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70 now and our five wonderful years aboard our narrowboat Skyy seem along time ago. Jacquie, allowed me to build my replica three wheeler kit car, which was a great success. Now it's time to start on a bigger project and that is to make a good Triumph Stag even better, here goes.

Tuesday, 4 October 2011



Two lovely, luxurious days, sleeping in a proper bed and baths whenever Jacquie felt like it and Duggie made the most of Ann and Brian’s garden, rearranging flower pots, both empty and full, plus sticks, numerous balls and anything else he could find to his own peculiar idea as to the ideal doggie garden.

Jacquie joined Ann at an art class and returned with a masterpiece (I think it’s a yacht on fire in the fog, very Turnersque) now framed and hung in the loo, the only place Jacquie would agree to, how modest! I used the time to catch up with blogging, but how quickly I fall behind, but here we go again.

Friday dawned bright and beautiful as Brian and Ann delivered us back to SKYY, the pontoon can only be accessed via a gate secured with a BW lock so all was as we had left her, but I did notice that she had been moved a bit, obviously to make room for a another boat. After loading everything on board the girls returned the car to its garage and walked Duggie back to the boat.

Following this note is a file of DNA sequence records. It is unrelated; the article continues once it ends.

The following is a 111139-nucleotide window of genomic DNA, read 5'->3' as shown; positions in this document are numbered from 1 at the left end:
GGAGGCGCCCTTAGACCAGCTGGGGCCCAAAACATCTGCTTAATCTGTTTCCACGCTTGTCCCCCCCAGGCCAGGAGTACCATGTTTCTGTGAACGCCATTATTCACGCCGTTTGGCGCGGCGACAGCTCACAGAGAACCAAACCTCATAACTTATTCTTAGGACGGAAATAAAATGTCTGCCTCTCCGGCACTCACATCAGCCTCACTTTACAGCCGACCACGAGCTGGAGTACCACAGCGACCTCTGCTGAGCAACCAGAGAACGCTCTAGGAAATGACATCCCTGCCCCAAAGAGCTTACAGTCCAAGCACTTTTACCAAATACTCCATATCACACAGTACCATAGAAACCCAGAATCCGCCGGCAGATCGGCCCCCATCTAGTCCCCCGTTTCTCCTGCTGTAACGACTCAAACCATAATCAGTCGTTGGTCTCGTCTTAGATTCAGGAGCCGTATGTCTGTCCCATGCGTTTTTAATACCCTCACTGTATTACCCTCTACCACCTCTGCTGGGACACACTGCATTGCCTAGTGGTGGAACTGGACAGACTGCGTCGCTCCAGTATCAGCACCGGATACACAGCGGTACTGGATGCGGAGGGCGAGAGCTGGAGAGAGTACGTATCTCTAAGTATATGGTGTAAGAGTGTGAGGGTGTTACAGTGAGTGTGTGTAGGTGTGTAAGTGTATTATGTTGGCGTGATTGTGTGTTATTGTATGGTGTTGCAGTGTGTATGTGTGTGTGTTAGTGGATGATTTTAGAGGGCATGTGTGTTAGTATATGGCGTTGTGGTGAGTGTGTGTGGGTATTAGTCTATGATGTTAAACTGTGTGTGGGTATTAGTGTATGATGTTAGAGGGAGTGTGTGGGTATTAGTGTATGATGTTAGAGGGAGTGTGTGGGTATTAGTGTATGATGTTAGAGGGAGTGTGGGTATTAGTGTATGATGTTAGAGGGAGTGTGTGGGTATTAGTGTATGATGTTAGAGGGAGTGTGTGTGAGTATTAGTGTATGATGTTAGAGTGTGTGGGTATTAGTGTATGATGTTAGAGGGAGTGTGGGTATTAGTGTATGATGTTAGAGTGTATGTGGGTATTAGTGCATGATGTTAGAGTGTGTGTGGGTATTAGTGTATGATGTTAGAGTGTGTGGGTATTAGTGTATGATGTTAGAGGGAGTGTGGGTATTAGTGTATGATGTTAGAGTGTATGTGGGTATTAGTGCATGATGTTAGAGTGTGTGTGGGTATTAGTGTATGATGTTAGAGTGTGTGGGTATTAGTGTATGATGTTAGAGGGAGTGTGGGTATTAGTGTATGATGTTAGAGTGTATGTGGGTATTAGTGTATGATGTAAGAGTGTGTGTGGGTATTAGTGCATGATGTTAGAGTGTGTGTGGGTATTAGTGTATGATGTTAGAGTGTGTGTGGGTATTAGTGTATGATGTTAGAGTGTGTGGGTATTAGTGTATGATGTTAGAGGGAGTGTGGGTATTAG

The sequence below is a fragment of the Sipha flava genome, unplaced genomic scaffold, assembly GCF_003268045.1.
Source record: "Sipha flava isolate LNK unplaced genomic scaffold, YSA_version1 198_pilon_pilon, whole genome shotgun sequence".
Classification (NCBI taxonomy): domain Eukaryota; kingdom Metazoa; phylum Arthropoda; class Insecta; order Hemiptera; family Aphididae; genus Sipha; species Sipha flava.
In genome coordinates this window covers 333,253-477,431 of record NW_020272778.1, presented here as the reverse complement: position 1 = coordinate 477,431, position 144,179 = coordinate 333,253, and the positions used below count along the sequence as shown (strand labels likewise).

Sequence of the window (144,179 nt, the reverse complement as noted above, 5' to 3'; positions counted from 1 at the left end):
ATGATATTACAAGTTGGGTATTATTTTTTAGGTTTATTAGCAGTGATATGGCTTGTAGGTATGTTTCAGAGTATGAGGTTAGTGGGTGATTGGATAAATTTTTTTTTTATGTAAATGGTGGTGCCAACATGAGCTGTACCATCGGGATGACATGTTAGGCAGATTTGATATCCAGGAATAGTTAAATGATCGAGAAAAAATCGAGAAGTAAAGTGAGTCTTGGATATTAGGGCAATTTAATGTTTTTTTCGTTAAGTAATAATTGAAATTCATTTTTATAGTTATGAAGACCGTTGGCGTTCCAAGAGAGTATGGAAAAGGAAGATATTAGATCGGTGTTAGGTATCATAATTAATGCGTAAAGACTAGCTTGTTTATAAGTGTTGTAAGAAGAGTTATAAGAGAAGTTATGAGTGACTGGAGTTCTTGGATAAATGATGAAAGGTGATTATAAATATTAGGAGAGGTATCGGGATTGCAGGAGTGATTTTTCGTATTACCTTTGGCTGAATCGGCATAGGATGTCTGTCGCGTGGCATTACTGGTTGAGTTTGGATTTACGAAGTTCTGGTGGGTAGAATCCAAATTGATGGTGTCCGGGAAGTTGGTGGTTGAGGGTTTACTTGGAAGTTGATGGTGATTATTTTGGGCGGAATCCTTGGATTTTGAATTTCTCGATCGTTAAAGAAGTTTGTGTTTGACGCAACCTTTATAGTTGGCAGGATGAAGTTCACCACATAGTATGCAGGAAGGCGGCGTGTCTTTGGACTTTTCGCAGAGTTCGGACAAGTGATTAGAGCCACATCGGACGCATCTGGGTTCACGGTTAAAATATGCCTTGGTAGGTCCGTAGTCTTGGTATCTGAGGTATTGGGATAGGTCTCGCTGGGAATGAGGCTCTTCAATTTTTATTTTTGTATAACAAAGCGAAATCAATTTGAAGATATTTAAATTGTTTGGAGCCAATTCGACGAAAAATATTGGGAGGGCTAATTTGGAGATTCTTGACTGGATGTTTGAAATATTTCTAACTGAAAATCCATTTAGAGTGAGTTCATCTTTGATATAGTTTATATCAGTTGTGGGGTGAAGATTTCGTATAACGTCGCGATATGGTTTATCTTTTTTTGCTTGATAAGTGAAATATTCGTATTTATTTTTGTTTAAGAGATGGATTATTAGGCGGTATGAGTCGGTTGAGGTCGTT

Almost immediately after leaving the pontoon the green light of Gunthorpe lock beckoned us in. The lock keeper enquired how far we were going, which was Newark and he said he would radio ahead and advise the keeper at Hazelford Lock that we were on our way. This five mile stretch is quite straight with high red cliffs and wooded escarpment to our right and flat, cow strewn fields on our left, all very beautiful with sun sparkling on the slightly ruffled water.

The river takes a much windier course below Hazelford lock and after seven miles Newark Marina with its very smart, shiny white river cruisers heralded the outskirts of Newark. The remaining old warehouses, now converted to homes, pubs and restaurants soon give way to the Town Lock with the wonderful back drop of Newark’s old castle. We had to wait whilst a boat came up through the lock and as we prepared to enter as the other boat came passed us, to our surprise the lock gates started to close, however a couple of blasts of my twin tooters soon reversed the situation with an apology from the lock keeper that he hadn’t seen us. After passing under a splendid footbridge we turned into Kings Marina and found our reserved berth and here SKYY would stay for a week at £8 per night including electric.

On Saturday we explored the town and castle that had played such an important role during the Civil War. Entrance to the castle is free, but for a small fee of £2.50 per person we had a conducted tour up the tower, down the undercroft and various other secured areas by our very informative guide, excellent value.

In the evening we walked back into town, pausing to take a photo of the illuminated bridge and castle before dining at an Indian restaurant. On Sunday morning a taxi arrived to take Ann and Brian back to their home and we had another mooch around the town, which we decided really is The Jewel in the Crown of The River Trent.

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